Since April 2019, UK vacancies in the IT sector have more than tripled from approximately 13,000 to over 79,000*. It’s a vibrant sector, but the supply of skilled staff has not kept pace. You’ve probably experienced the result – high IT staff turnover.
In these circumstances, it’s easy to think that your experience is unique. You may assume other organisations are not struggling with candidate attraction and retention.
So let’s start by quantifying the issue. Looking at the average staff turnover within IT and how you can calculate the figure for your own department or company.
What’s the average IT staff turnover?
According to an annual survey by XpertHR, the average churn is approximately 16% across all industries and departments in the UK – but it can be as low as 8.3% (retail sector).
However, tech staff have the third highest turnover (18%). Only General Management (19.3%) and Sales & Marketing (31%) score higher.
But what do these percentages mean? It’s simply a way of expressing what percentage of staff left an organisation within a month or a year.
How to calculate your staff turnover
You start by working out the average number of staff during your chosen period (typically a month or a year). If it’s a year, find the number of ‘active staff’ at the start of the year, and the number of active staff at the end of the year. Add the two figures together and divide by two. Simple.
N.B. Active staff excludes employees who are not on maternity, sabbatical or garden leave.
You then find the number of staff who left during the same period. Divide that figure by the number of active staff and multiply by 100. That gives you a percentage (see example).
Now you can see if your company is better or worse than the 18% UK average for tech.
Your action plan for higher IT staff retention
Now you have calculated your figure you are either feeling smug with your low score or terrified at the high rate. Either way, there is always room for improvement.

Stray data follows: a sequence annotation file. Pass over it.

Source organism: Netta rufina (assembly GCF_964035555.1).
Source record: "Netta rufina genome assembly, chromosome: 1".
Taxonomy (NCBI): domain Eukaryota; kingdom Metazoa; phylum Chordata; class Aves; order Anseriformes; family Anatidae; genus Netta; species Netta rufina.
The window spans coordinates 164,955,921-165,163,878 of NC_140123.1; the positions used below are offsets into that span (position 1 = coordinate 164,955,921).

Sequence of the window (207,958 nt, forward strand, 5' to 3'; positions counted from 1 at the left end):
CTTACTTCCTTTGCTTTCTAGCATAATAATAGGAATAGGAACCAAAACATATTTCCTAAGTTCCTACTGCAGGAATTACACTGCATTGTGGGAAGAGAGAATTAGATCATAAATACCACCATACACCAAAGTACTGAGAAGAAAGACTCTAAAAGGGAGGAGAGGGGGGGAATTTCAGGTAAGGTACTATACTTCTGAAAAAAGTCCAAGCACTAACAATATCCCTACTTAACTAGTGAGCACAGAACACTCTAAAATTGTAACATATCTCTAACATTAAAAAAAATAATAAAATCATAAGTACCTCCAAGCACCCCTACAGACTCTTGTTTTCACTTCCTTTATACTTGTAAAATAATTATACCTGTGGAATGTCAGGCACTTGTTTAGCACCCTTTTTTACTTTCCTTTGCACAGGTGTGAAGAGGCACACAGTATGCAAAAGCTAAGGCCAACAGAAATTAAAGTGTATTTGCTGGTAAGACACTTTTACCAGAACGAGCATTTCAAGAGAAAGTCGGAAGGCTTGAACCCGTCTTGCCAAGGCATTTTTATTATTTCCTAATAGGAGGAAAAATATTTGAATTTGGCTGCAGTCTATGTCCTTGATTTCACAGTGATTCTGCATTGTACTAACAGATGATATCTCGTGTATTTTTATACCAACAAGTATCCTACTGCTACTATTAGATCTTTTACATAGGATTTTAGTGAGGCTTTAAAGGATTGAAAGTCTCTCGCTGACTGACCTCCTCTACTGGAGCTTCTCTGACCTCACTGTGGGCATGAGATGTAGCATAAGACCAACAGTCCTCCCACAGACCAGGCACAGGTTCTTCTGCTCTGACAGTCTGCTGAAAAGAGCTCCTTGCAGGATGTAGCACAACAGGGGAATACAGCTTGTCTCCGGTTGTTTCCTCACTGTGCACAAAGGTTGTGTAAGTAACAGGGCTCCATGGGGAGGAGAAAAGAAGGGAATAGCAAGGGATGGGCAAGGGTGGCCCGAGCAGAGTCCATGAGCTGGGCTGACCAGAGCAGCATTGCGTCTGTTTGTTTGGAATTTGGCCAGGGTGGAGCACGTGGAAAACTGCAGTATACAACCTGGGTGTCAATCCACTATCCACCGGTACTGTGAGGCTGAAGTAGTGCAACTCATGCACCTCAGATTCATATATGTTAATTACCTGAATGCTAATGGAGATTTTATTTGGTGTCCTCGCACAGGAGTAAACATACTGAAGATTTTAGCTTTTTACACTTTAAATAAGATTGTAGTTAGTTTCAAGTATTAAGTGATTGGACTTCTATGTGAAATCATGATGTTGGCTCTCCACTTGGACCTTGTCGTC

The good news is that according to a Gallup poll, 52% of voluntary resignations are avoidable. In other words, half the people that leave you could have been persuaded to stay if you fixed an issue.
We all know the frequent issues; lack of career progression, relatively poor pay, working conditions and culture – the list is obvious and seems endless. Listing them here serves no purpose. Listing the solutions is a better idea.
Start by addressing these issues:
The recruitment process
- If you're not offering hybrid or flexible working arrangements you'll get 20% fewer candidates;
- Check their CV, do they job hop? If their longest job was less than a year it's a clue;
- Get qualified staff, but not over-qualified - they will get bored and leave; and
- Don’t panic. Rushing just to fill the role rarely ends well.
The induction / onboarding
- Do inductions really, really well. Take time and make sure everyone in your team takes part;
- Survey existing staff. What would they find useful if they were a new starter?; and
- Make them feel important. Ask senior executives to spend time with them - an informal chat.
The probation period
- Have regular check-ins locked into your diary. It’s easy for these to slip if you are constantly firefighting;
- Be flexible and schedule training at their pace – some people need more time and others are like a sponge;
- Every company has slightly different infrastructures, processes, etc. It can be over-whelming and frustrating. Give new recruits an experienced 'buddy'; and
- Hybrid and remote working results in silos. Try 'coffee roulette'. New recruits are asked to join a randomly selected member of staff (outside of IT) for a virtual coffee.
Is your glass half empty or half full?
Tackling IT staff retention is becoming an almost full-time job for many IT leaders. Leaving some to question whether they are IT managers or HR managers.
Rising staff turnover often develops into a vicious circle. Low morale causes more workers to leave, which in turn reduces the morale and productivity of those who stay.
You can either view staff churn as an opportunity to replace ex-employees with better qualified talent, or as a distraction that takes you away from projects with more benefits.
Many businesses decide to outsource some of the more functional aspects of IT, such as cyber security, digital transformation or critical infrastructure management. It’s not their core business and leaves their IT resources free to concentrate on more productive projects.
* Source: Office for National Statistics
Photo by Laura Davidson